Expansion Tank Usage Areas
In heating and cooling systems
If the pressure drops below the atmospheric pressure, this may cause airenterance into the system. Due to this air in the system water flow may be blocked, and undesirable deposits may
occur in the installation as a result of oxygen corrosion. In addition, air can cause cavitation, especially in low height systems, at pumps and control equipments. For this reason, it is very important that the closed-loop systems are kept under a certain static pressure during operation. This may be possible by compensating for fluctuations in the amount of water between the maximum and minimum water temperatures.
In pressure booster sets, the expansion tank functions as a pressurized water storage and is used to limit the number of pump switches. The difference between the amount of water instantaneously discharged by the pump and the amount of water consumed is stored in the tank or used from the tank. The pre-charged pressure in the tank is adjusted so that it will be slightly below the cut-in pressure of the pump. When the water pressure drops to the cut-in level due to consumption, the pump starts to operate and supplies water to the system. When consumption is cut off, the pump continues to operate until the gas pressure in the tank is raised to the cut-out pressure and stores some amount of pressurized water in the tank. When the consumption starts again, the water in the tank is used until the gas pressure drops to the cut-in pressure of the booster set, then the pump starts. In this way, the number of pump switches is reduced depending on the pressurized water accumulation capacity of the tank, and becomes independent from the start/end frequency of use. In addition, the pressure fluctuations that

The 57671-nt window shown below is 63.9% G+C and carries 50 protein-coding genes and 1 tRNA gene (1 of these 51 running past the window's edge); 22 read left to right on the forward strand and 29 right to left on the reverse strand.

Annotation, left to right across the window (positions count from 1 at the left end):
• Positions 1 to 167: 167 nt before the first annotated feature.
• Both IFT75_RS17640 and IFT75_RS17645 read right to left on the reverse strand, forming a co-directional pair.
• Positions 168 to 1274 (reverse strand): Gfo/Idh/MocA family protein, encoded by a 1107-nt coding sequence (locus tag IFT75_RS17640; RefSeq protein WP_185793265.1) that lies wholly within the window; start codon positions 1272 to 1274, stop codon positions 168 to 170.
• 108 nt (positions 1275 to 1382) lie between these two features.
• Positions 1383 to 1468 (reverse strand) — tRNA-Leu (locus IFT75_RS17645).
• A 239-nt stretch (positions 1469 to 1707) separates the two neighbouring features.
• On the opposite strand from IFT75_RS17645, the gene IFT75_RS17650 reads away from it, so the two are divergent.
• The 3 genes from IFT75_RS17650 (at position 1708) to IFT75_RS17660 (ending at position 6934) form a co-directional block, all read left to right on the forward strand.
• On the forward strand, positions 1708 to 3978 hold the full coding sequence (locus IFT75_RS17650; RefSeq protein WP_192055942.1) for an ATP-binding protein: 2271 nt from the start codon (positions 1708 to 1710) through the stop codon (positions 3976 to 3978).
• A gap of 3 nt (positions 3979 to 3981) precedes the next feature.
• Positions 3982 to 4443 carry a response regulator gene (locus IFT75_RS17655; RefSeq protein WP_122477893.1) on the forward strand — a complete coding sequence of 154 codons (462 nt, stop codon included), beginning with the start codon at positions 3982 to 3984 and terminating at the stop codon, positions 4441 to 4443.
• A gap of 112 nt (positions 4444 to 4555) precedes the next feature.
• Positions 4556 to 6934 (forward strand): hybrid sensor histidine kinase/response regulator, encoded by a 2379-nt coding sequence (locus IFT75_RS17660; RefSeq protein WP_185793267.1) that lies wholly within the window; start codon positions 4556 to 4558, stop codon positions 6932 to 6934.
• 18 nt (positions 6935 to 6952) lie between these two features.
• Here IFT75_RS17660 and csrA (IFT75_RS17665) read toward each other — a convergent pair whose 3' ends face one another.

occur during the cut-in/cut-out of the pumps are also absorbed to provide a safe and comfortable operation.
There is no need to control the number of pump switches in frequency-controlled booster sets, which adjusts the pump speed, and thus the flow, according to the amount of consumption. Because the pump continues to run at the minimum speed for a preset period of time after the usage is interrupted, and if the usage starts again during this period, the pump increases the flow accordingly. In such systems, the expansion tank is used not to adjust the number of switches, but to increase the safety and comfort of use by absorbing the water hammers and pressure fluctuations in the system. For this reason, a tank with a much smaller volume is sufficient. Likewise, in water supply and transfer systems expansion tanks are used to prevent system equipment from being damaged by water hammers and excessive pressure fluctuations.